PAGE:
• Lotes supplies connectors and sockets
  • Munters Corporation supplies VOC abatement equipment
  • Murata Manufacturing Co., Ltd. supplies ceramic capacitors, ferrites, inductors, RF modules and dielectric filters
  • Nichicon Corporation supplies aluminum electrolytic and polymer capacitors
  • Nihon Dempa Kogyo Co., Ltd. (NDK) supplies crystals and oscillators
  • Nikon Corporation supplies lithography scanners
  • Nippon Chemi-Con Corporation supplies aluminum electrolytic and polymer capacitors
  • NuFlare Technology, Inc. supplies mask writers
  • Richtek Technology Corporation supplies power management solutions
  • Rofin-Baasel supplies laser mark equipment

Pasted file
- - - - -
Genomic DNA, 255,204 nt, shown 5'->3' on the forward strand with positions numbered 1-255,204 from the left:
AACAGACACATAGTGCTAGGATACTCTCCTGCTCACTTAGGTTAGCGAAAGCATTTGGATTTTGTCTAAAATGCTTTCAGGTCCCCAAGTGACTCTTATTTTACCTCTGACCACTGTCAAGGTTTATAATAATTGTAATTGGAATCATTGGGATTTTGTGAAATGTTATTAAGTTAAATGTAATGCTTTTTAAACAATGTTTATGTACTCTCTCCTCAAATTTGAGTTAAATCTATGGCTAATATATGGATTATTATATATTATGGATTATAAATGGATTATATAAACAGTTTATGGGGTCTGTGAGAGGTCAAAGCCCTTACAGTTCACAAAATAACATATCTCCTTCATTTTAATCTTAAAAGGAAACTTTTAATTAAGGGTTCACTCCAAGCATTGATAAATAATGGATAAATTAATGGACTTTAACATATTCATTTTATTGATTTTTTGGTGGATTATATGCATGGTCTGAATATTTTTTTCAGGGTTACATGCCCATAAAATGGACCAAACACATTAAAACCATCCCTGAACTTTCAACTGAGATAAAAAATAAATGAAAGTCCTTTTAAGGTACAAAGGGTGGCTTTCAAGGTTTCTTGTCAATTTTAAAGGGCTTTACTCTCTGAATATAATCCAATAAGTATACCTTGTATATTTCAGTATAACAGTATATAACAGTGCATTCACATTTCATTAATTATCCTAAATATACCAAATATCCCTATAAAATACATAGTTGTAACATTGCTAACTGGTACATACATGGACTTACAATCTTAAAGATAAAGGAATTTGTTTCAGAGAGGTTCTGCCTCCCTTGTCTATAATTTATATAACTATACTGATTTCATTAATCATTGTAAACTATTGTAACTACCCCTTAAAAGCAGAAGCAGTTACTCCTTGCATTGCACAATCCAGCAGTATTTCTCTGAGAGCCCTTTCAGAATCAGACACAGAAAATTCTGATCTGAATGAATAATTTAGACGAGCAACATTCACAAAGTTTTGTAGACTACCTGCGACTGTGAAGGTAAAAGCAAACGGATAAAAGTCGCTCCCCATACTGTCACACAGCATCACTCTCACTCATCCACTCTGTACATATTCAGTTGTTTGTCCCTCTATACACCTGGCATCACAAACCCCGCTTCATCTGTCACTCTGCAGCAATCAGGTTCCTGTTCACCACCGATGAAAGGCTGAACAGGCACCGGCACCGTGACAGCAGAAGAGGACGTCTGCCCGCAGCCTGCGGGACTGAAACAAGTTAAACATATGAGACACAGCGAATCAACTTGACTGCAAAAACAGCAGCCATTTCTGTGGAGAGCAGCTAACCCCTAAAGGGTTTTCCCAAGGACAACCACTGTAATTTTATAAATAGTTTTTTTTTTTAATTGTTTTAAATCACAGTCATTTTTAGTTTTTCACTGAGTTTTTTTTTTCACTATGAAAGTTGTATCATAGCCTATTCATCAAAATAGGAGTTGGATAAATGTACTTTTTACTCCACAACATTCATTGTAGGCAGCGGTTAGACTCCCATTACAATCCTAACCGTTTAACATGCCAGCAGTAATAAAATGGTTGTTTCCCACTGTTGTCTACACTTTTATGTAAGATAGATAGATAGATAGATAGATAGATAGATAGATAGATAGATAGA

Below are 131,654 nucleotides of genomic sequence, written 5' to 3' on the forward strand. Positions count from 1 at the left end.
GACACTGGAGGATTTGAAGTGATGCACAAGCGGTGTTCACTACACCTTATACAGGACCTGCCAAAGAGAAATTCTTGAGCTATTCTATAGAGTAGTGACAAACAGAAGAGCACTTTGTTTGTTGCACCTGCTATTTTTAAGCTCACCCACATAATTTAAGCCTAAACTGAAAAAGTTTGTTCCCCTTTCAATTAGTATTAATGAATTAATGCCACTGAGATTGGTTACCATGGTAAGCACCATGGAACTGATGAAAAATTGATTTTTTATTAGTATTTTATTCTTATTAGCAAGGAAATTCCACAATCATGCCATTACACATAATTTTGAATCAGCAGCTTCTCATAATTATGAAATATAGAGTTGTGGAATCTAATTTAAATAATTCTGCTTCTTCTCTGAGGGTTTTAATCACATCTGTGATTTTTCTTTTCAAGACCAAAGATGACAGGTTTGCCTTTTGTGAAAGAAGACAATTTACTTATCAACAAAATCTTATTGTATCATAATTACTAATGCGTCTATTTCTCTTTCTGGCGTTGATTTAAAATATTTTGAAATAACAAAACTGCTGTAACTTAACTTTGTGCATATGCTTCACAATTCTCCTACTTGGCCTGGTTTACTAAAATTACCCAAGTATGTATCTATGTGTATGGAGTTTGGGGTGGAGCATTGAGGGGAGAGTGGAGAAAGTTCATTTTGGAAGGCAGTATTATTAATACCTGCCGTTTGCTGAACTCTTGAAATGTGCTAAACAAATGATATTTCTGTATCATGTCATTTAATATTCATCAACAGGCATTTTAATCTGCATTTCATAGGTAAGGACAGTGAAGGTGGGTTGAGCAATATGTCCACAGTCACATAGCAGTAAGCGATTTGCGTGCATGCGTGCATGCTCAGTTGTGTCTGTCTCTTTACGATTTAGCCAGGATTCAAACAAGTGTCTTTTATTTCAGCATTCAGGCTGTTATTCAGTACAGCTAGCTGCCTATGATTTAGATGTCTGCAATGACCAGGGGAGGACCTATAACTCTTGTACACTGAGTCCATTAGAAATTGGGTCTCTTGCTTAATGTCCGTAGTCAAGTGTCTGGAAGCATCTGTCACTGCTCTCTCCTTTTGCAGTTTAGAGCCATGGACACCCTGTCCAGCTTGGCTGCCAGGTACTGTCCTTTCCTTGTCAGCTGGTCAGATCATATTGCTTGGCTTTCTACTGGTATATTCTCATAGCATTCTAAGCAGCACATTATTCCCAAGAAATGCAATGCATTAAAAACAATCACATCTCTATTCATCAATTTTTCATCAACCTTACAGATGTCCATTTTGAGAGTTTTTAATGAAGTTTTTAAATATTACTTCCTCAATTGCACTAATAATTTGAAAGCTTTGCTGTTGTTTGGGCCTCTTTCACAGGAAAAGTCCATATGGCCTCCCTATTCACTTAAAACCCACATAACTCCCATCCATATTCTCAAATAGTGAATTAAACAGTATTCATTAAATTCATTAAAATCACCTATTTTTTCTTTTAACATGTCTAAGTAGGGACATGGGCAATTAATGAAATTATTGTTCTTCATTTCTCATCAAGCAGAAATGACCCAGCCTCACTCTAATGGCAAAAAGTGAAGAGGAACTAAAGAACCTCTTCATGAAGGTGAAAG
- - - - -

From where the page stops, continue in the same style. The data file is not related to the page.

• Rosendin Electric provides electrical construction services
  • Securitas Security Services USA, Inc. provides security services
  • Siliconware Precision Industries Co., Ltd. provides assembly and test services
  • STATS ChipPAC Ltd. provides full turnkey packaging and test services
  • Tektronix Inc. supplies validation test equipment
  • The Hibbert Group provides marketing collateral fulfillment services
  • Tokyo Electron Limited supplies semiconductor production equipment
  • Taiwan Semiconductor Manufacturing Company, Ltd. provides foundry services
  • Tyco Electronics (NYSE:TEL) supplies CPU sockets, connectors and passive components
  • Veolia Environmental Services provides hazardous waste transportation and disposal

From what I've been able to determine, TSMC last year gave the award to:

  • Air Products (NYSE:APD)
  • BASF Electronic Materials
  • Cabot Microelectronics (Nasdaq: CCMP)